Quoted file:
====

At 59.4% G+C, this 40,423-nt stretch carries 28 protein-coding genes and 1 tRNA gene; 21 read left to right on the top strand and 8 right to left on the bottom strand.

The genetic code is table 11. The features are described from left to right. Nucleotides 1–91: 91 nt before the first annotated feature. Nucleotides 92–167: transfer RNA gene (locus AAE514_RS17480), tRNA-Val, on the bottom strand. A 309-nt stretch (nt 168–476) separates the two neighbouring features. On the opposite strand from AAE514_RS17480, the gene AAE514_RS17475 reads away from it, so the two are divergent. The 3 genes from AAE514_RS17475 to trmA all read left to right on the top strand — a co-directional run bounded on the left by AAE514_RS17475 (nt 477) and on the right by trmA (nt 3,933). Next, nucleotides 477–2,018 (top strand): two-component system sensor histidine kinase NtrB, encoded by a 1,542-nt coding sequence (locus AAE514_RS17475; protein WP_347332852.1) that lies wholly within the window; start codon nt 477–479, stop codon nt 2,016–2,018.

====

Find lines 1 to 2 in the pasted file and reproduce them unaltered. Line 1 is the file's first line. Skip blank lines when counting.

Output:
At 59.4% G+C, this 40,423-nt stretch carries 28 protein-coding genes and 1 tRNA gene; 21 read left to right on the top strand and 8 right to left on the bottom strand.

The genetic code is table 11. The features are described from left to right. Nucleotides 1–91: 91 nt before the first annotated feature. Nucleotides 92–167: transfer RNA gene (locus AAE514_RS17480), tRNA-Val, on the bottom strand. A 309-nt stretch (nt 168–476) separates the two neighbouring features. On the opposite strand from AAE514_RS17480, the gene AAE514_RS17475 reads away from it, so the two are divergent. The 3 genes from AAE514_RS17475 to trmA all read left to right on the top strand — a co-directional run bounded on the left by AAE514_RS17475 (nt 477) and on the right by trmA (nt 3,933). Next, nucleotides 477–2,018 (top strand): two-component system sensor histidine kinase NtrB, encoded by a 1,542-nt coding sequence (locus AAE514_RS17475; protein WP_347332852.1) that lies wholly within the window; start codon nt 477–479, stop codon nt 2,016–2,018.